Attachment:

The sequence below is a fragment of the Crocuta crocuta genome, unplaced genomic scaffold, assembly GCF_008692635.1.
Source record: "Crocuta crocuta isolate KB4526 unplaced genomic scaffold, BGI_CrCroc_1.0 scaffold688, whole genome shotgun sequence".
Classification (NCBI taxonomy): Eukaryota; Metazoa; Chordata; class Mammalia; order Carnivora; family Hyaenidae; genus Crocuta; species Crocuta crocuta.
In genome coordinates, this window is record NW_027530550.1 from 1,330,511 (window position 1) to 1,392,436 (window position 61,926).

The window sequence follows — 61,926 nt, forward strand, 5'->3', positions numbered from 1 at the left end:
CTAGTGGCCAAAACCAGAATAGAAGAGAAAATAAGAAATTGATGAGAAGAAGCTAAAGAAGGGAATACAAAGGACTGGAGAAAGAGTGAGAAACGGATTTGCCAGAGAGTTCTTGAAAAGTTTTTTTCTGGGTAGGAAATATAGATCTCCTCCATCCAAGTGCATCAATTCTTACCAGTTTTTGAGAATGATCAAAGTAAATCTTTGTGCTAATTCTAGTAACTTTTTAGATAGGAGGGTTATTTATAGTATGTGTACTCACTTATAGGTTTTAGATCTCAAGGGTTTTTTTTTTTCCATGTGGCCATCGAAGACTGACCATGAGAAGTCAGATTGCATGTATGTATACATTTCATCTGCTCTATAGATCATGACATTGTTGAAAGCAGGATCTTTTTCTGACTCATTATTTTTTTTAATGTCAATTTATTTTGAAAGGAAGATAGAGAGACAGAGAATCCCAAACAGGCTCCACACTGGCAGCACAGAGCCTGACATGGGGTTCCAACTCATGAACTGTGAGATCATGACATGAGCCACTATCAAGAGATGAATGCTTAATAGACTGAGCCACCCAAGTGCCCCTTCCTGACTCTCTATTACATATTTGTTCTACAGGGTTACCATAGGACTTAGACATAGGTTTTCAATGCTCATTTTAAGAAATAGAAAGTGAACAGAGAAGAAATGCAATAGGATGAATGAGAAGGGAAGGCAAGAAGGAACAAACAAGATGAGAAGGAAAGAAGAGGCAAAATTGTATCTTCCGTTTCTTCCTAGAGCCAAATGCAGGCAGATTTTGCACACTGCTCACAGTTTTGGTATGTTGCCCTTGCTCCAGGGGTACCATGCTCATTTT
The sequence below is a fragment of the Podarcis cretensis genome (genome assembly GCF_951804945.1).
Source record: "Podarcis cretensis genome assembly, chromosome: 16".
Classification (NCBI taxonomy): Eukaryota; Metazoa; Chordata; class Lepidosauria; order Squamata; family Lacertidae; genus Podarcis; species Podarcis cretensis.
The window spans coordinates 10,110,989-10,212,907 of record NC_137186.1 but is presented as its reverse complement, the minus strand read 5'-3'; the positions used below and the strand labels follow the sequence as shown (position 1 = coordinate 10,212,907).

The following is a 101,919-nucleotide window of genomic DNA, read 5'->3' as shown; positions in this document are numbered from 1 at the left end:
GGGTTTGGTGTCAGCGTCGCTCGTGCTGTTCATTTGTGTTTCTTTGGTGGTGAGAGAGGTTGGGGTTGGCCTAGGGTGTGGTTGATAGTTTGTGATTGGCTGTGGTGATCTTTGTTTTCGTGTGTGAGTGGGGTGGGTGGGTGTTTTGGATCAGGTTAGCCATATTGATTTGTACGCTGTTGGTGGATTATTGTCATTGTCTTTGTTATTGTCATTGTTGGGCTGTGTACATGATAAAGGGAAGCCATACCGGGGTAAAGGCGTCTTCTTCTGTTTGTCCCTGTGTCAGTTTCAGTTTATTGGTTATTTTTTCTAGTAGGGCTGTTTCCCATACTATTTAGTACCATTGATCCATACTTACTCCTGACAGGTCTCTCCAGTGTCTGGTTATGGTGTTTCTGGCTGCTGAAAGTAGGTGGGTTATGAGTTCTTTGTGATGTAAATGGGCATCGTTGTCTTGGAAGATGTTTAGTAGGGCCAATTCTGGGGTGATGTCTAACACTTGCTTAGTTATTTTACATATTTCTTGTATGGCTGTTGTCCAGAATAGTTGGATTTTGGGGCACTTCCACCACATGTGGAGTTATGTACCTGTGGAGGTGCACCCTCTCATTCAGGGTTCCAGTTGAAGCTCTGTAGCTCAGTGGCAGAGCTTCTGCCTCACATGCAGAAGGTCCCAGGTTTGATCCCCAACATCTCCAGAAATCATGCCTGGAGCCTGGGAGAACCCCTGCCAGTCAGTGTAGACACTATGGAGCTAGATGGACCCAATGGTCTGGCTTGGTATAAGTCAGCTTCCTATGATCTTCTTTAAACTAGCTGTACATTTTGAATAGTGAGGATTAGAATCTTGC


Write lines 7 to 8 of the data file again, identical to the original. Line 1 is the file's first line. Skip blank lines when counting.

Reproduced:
The sequence below is a fragment of the Podarcis cretensis genome (genome assembly GCF_951804945.1).
Source record: "Podarcis cretensis genome assembly, chromosome: 16".